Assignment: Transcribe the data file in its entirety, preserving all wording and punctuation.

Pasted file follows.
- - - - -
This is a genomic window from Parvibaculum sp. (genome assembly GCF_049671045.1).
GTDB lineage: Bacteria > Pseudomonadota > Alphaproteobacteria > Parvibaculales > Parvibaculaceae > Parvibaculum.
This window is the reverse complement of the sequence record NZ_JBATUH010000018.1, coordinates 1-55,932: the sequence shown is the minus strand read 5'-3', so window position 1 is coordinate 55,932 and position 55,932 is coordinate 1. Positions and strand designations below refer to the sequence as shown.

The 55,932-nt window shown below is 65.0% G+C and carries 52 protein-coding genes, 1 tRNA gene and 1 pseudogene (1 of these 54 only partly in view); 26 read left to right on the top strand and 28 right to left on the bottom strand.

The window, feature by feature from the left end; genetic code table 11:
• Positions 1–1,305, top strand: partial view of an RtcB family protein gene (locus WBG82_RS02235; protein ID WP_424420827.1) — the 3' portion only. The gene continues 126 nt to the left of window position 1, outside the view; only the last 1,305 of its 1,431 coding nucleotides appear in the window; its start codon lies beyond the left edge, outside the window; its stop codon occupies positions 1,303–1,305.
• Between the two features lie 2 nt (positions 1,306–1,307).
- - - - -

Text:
This is a genomic window from Parvibaculum sp. (genome assembly GCF_049671045.1).
GTDB lineage: Bacteria > Pseudomonadota > Alphaproteobacteria > Parvibaculales > Parvibaculaceae > Parvibaculum.
This window is the reverse complement of the sequence record NZ_JBATUH010000018.1, coordinates 1-55,932: the sequence shown is the minus strand read 5'-3', so window position 1 is coordinate 55,932 and position 55,932 is coordinate 1. Positions and strand designations below refer to the sequence as shown.

The 55,932-nt window shown below is 65.0% G+C and carries 52 protein-coding genes, 1 tRNA gene and 1 pseudogene (1 of these 54 only partly in view); 26 read left to right on the top strand and 28 right to left on the bottom strand.

The window, feature by feature from the left end; genetic code table 11:
• Positions 1–1,305, top strand: partial view of an RtcB family protein gene (locus WBG82_RS02235; protein ID WP_424420827.1) — the 3' portion only. The gene continues 126 nt to the left of window position 1, outside the view; only the last 1,305 of its 1,431 coding nucleotides appear in the window; its start codon lies beyond the left edge, outside the window; its stop codon occupies positions 1,303–1,305.
• Between the two features lie 2 nt (positions 1,306–1,307).